But even leaving voluntarily can be evidence of a problem. As Commander Dickerson noted, “We need to get to the bottom of why these young people feel that there’s no other alternative but to leave home.” Read more...

How can you help scatter seed to bring back our black and brown missing girls? Here are your options for your Seed of Action for today:

Cmdr. Chanel Dickerson, who leads the Metropolitan Police Department’s Youth and Family Services Division, sought to draw attention to the problem of missing girls. She succeeded.CreditJared Soares for The New York Times

Cmdr. Chanel Dickerson, who leads the Metropolitan Police Department’s Youth and Family Services Division, sought to draw attention to the problem of missing girls. She succeeded.CreditJared Soares for The New York Times

  • If you're on Facebook, follow the Black and Missing Foundation. You can also visit their website at www.bamf.org. Then, share their posts, especially if the missing person is someone in your area. Even if they aren't in your area, however, victims are often transported far. What's most important, is that you're raising awareness about an important issue and filling a gap the media has left open.
  • Make sure Amber alerts are turned on for your cell phone. To learn how to do this, if you have an iPhone, click here. If you have an Android, click here.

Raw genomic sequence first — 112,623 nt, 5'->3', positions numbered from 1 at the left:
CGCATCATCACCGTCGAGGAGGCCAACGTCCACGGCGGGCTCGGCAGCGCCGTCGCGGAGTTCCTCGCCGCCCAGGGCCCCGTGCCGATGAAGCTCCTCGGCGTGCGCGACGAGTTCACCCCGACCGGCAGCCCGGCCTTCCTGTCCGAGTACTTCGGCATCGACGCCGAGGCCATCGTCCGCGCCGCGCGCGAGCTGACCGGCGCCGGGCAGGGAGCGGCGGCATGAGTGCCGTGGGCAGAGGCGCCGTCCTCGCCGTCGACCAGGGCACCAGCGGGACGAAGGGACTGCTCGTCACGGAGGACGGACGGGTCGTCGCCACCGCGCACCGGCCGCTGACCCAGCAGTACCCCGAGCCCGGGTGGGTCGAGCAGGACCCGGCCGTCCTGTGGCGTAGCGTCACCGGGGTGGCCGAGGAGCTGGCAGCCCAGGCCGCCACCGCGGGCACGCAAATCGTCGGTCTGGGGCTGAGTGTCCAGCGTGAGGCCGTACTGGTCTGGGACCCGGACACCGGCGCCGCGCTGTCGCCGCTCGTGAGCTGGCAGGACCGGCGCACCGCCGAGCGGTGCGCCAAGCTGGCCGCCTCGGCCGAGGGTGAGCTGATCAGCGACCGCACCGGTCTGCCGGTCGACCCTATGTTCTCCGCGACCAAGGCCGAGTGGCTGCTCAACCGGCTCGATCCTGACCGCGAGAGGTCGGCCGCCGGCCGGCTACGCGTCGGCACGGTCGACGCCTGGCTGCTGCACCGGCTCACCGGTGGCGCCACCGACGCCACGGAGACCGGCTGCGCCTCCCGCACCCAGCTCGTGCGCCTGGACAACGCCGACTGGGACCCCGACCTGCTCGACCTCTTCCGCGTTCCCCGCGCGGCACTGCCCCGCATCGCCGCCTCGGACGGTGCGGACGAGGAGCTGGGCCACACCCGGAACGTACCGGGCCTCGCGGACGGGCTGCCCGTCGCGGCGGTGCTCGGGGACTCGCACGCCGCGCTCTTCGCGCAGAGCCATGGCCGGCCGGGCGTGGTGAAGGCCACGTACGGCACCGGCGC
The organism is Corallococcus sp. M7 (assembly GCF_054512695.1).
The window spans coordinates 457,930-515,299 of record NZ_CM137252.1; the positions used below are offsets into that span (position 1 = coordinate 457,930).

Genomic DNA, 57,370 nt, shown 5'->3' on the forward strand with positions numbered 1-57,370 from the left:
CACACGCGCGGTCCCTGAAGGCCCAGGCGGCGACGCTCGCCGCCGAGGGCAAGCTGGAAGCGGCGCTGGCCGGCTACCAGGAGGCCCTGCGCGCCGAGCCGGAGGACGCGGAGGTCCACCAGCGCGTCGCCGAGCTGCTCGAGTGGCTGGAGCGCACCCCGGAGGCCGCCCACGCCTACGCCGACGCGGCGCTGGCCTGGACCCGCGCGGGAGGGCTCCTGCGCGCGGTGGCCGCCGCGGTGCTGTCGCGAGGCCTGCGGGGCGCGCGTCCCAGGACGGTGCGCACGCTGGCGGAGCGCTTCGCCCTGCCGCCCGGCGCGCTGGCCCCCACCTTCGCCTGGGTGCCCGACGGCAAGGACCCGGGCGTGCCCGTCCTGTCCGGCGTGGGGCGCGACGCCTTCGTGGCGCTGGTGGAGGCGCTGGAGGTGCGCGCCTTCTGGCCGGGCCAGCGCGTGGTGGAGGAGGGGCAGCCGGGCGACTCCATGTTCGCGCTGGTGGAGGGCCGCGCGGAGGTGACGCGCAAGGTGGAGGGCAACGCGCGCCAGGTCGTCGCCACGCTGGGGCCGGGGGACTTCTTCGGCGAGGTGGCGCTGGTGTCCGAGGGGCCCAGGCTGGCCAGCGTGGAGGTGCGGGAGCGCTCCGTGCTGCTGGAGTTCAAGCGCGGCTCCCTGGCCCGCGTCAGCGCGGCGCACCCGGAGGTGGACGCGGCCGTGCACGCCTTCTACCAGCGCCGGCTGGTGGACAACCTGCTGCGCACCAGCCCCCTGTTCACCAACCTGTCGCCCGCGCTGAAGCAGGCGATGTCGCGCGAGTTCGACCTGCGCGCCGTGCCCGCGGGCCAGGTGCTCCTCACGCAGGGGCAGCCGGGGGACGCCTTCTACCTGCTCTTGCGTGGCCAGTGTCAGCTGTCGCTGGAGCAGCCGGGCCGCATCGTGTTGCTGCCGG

• Don't have a cell phone? Go to http://www.missingkids.org/AmberSignUp, where you can choose to recieve Amber Alerts instead or in addition via email, Facebook, Twitter, Google Public Alerts Platform, and/or Yahoo! Alerts.
  • Take it one step further, and bookmark this site: http://www.missingkids.org/Amber. If an Amber alert is issued in your area, and you notice on the website the child has not been recovered nor is your local news station paying attention, call them.
  • Make sure your media digest is as diverse as our country so that you know about issues concerning our communities of color that are underreported in the media. You can do this by subscribing to a periodical like Ebony or Jet. If you use Facebook, you can subscribe to HuffPost Black Voices or Black Lives Matter.

Love Notes

  • Share Seeds to Scatter by email or by social media with the links below. After our march, I intend to maintain a monthly or weekly blog (haven't decided yet), with another march during the season of Advent, so we still need new scatterers to join us! Thanks for casting a seed back my way by sharing S2S!

  • Show us your seeds! Share with us images and stories of you scattering seeds by emailing me at seedstoscatter@gmail.com, posting on our Facebook page, or sending us a tweet @seedstoscatter!

  • And above all, scatter with love!

Day 31

Day 29